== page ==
After 36 years, Discovery Used & Collectors’ Records in Toronto’s Leslieville neighbourhood is shutting down, with a month-long April close-out sale serving as the shop’s farewell.
Owner Jim Levitt opened the store in 1982 with 10 milk crates of used albums set atop some donated old banquet tables. The records were priced at $2.50, the rent was $300 a month and Levitt’s store directly across the street from a horse-racing track was nothing if not a gamble.
After selling his car for startup money, Levitt used a bicycle with a crate attached to cart in LPs purchased at yard sales. “Everybody thought I was crazy,” says Levitt, 68, sitting behind the desk he’s rested his elbows upon for decades. “But 10 minutes after I opened, someone came in and bought a record. And he’s still a customer to this day.”
The eighties were a good decade to get into the used-record business: Music fans were dumping vinyl by the ton, replacing their collections with compact discs. With the recent vinyl revival, business is still good for Levitt’s quaint, dusty operation, which moved from the Beaches to Leslieville in 1989.
Leslieville, though, is modernizing. The building that holds Levitt’s 26,000 or so albums was recently sold and is slated for renovation.
Record stores are not a dying breed exactly. But many new shops are more of a boutique operation, with smaller heavily curated collections catering to vinyl hounds with specific, high-end needs and tastes.
Discovery Records, on the other hand, carries a diverse selection — everything from ABBA to ZZ Top, with room for classical, blues, jazz and soundtracks, too — at prices skewing lower than average. “If you get the right records, there’s no trouble selling them,” says Levitt, who describes his patrons as an older crowd. “I get a Rolling Stones album on a London label and it’ll be sold before I can put a price sticker on it.”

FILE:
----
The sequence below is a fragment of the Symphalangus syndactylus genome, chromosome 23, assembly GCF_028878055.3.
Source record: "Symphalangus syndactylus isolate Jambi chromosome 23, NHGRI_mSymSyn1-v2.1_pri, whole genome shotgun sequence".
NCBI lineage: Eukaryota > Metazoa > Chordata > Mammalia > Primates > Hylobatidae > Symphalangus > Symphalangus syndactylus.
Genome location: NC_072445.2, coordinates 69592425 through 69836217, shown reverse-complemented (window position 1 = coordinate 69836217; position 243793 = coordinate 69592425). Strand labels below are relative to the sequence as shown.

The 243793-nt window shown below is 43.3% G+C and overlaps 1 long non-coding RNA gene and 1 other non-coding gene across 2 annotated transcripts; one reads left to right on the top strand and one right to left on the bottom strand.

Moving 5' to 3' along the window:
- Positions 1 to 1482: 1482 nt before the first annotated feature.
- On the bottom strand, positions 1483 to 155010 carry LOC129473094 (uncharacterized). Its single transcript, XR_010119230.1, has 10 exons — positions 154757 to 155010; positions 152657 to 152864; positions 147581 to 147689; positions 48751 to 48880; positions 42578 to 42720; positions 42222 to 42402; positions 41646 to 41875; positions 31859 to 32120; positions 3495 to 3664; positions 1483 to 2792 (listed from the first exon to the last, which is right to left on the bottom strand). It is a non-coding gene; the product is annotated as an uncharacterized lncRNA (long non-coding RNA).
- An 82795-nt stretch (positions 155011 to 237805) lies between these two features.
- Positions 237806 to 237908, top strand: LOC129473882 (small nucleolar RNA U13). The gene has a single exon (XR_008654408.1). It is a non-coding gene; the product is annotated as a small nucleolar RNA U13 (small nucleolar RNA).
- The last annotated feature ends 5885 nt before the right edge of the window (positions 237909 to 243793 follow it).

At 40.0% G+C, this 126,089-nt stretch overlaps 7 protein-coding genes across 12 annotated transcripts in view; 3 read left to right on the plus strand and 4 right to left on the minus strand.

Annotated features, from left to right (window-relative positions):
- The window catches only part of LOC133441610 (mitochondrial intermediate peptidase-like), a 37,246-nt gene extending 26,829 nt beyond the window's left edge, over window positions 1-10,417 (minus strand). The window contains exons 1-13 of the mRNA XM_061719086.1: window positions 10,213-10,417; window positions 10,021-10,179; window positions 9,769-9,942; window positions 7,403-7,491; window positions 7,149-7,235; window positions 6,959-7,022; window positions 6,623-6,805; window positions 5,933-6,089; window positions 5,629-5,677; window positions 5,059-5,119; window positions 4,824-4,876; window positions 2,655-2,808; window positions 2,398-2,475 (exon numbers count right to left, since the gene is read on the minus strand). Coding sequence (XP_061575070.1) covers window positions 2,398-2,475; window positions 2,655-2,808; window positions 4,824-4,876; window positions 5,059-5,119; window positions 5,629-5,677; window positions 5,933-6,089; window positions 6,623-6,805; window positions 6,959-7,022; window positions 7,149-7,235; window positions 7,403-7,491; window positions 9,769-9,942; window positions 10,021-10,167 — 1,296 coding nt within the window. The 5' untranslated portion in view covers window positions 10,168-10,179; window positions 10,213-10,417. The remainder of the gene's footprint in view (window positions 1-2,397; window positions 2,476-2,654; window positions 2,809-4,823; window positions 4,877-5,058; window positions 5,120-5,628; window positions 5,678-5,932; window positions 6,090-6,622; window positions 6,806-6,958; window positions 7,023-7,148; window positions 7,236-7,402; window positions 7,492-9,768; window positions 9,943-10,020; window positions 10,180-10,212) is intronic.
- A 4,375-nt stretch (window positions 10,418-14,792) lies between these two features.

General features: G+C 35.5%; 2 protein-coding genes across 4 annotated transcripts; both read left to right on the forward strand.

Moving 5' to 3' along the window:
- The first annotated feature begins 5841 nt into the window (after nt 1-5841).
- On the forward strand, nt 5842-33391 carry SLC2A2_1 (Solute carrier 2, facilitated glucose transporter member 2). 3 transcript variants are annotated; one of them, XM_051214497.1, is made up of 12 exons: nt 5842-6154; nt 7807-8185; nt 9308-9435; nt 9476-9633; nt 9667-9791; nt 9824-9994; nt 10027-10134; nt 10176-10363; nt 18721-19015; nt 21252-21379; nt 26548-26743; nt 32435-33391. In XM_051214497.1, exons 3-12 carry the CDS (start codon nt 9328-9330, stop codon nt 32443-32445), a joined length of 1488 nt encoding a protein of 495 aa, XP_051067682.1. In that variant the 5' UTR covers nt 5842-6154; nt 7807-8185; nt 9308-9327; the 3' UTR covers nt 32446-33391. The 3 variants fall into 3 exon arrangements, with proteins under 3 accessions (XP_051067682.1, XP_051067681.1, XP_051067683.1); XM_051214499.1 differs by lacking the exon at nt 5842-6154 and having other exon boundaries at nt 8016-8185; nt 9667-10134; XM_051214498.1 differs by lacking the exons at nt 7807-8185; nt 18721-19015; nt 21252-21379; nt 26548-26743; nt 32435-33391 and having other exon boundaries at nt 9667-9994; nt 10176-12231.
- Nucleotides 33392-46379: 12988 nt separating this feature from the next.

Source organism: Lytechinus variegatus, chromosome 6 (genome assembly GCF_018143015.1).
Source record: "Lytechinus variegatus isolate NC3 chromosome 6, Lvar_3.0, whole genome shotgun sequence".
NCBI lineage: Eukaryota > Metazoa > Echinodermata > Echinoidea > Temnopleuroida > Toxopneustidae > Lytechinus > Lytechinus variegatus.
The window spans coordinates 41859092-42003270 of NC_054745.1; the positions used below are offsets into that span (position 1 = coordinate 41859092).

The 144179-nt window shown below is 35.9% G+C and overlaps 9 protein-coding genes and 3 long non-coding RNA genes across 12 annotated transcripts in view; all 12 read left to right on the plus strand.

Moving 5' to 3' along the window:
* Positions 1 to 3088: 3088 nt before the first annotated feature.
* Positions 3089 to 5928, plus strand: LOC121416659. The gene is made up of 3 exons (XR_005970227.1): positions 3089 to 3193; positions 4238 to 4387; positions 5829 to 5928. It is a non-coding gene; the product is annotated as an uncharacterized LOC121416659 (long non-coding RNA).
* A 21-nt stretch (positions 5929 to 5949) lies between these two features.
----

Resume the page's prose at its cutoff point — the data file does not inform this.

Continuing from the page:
The average rate for one of Levitt’s discs is $7. To clear the store of stock, he’s marking down his prices considerably: $2 per record this week; $1 the next.
“He’s not trying to get the most money out of his records,” says singer-songwriter Shawn William Clarke, a regular customer. “He’s making some money, and you still feel you’re getting a deal.”
Clarke treasures the old-style record-shop experience and worries over its possible demise. “It’s a little messy at Discovery. But if you have the time, it’s a place where you can find something magical – something you didn’t know that you were looking for. I think that’s lost in some of the newer places.”
Levitt estimates that two-thirds of his clientele are regulars. When they come in, he’ll put on a record he hopes will pique their curiosity. “It’s fun,” he says. “If I turn them onto something new, it’s like I’ve accomplished my goal.”
Though he’ll miss the store – “It’s my little part of the world that I have control over” – Levitt isn’t overly concerned with the neighbourhood’s gentrification. “The biggest problem is getting lunch for under $12,” he says. “It had to happen, and I’m fine with it. I was ready to retire anyway.”
Toronto has a past littered with used-record stores. On April 30, Discovery Records will join many of them in the remainder bin of history. “A lot of them have come and gone,” Levitt says, unromantically. “And now it’s my turn.”
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